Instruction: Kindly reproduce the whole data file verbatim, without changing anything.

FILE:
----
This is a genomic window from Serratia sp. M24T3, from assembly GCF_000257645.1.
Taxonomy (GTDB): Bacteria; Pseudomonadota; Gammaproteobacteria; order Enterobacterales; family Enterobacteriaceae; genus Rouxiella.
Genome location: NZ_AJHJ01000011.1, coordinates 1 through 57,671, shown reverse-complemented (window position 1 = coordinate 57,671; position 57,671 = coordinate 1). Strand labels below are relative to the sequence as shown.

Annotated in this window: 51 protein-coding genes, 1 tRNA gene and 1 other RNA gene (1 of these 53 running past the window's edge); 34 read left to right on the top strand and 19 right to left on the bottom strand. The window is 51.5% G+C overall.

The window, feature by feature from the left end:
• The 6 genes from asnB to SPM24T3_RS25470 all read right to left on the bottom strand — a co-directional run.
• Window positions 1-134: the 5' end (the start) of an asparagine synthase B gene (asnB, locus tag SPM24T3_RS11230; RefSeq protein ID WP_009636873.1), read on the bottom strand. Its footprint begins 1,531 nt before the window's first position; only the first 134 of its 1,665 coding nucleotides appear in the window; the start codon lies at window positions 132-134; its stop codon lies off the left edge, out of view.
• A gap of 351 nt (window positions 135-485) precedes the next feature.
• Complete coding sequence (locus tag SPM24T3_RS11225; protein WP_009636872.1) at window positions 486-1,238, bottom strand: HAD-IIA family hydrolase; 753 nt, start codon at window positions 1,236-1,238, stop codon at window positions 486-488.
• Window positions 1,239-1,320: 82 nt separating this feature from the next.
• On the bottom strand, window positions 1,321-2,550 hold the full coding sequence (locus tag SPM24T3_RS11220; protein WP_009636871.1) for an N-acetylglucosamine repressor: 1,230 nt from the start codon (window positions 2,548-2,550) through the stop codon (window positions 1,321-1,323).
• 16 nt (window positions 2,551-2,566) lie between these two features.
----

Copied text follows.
This is a genomic window from Serratia sp. M24T3, from assembly GCF_000257645.1.
Taxonomy (GTDB): Bacteria; Pseudomonadota; Gammaproteobacteria; order Enterobacterales; family Enterobacteriaceae; genus Rouxiella.
Genome location: NZ_AJHJ01000011.1, coordinates 1 through 57,671, shown reverse-complemented (window position 1 = coordinate 57,671; position 57,671 = coordinate 1). Strand labels below are relative to the sequence as shown.

Annotated in this window: 51 protein-coding genes, 1 tRNA gene and 1 other RNA gene (1 of these 53 running past the window's edge); 34 read left to right on the top strand and 19 right to left on the bottom strand. The window is 51.5% G+C overall.

The window, feature by feature from the left end:
• The 6 genes from asnB to SPM24T3_RS25470 all read right to left on the bottom strand — a co-directional run.
• Window positions 1-134: the 5' end (the start) of an asparagine synthase B gene (asnB, locus tag SPM24T3_RS11230; RefSeq protein ID WP_009636873.1), read on the bottom strand. Its footprint begins 1,531 nt before the window's first position; only the first 134 of its 1,665 coding nucleotides appear in the window; the start codon lies at window positions 132-134; its stop codon lies off the left edge, out of view.
• A gap of 351 nt (window positions 135-485) precedes the next feature.
• Complete coding sequence (locus tag SPM24T3_RS11225; protein WP_009636872.1) at window positions 486-1,238, bottom strand: HAD-IIA family hydrolase; 753 nt, start codon at window positions 1,236-1,238, stop codon at window positions 486-488.
• Window positions 1,239-1,320: 82 nt separating this feature from the next.
• On the bottom strand, window positions 1,321-2,550 hold the full coding sequence (locus tag SPM24T3_RS11220; protein WP_009636871.1) for an N-acetylglucosamine repressor: 1,230 nt from the start codon (window positions 2,548-2,550) through the stop codon (window positions 1,321-1,323).
• 16 nt (window positions 2,551-2,566) lie between these two features.